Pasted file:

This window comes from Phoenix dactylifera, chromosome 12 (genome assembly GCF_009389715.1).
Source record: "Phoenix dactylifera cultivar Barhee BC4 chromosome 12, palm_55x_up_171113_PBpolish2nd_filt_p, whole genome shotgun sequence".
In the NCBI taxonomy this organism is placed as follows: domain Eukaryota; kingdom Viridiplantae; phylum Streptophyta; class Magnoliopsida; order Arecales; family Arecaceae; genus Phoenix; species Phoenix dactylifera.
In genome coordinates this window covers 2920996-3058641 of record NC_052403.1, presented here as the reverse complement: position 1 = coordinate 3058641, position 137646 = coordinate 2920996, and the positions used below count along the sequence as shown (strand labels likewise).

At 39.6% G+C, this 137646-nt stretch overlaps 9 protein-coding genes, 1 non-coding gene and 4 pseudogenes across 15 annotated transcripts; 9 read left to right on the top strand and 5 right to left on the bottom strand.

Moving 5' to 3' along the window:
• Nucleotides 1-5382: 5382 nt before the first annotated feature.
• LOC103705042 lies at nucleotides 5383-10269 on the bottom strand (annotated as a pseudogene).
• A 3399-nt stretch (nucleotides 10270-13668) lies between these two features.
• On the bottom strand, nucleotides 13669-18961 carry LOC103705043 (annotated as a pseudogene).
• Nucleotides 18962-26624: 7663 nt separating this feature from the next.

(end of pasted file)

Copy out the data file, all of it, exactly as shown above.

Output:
This window comes from Phoenix dactylifera, chromosome 12 (genome assembly GCF_009389715.1).
Source record: "Phoenix dactylifera cultivar Barhee BC4 chromosome 12, palm_55x_up_171113_PBpolish2nd_filt_p, whole genome shotgun sequence".
In the NCBI taxonomy this organism is placed as follows: domain Eukaryota; kingdom Viridiplantae; phylum Streptophyta; class Magnoliopsida; order Arecales; family Arecaceae; genus Phoenix; species Phoenix dactylifera.
In genome coordinates this window covers 2920996-3058641 of record NC_052403.1, presented here as the reverse complement: position 1 = coordinate 3058641, position 137646 = coordinate 2920996, and the positions used below count along the sequence as shown (strand labels likewise).

At 39.6% G+C, this 137646-nt stretch overlaps 9 protein-coding genes, 1 non-coding gene and 4 pseudogenes across 15 annotated transcripts; 9 read left to right on the top strand and 5 right to left on the bottom strand.

Moving 5' to 3' along the window:
• Nucleotides 1-5382: 5382 nt before the first annotated feature.
• LOC103705042 lies at nucleotides 5383-10269 on the bottom strand (annotated as a pseudogene).
• A 3399-nt stretch (nucleotides 10270-13668) lies between these two features.
• On the bottom strand, nucleotides 13669-18961 carry LOC103705043 (annotated as a pseudogene).
• Nucleotides 18962-26624: 7663 nt separating this feature from the next.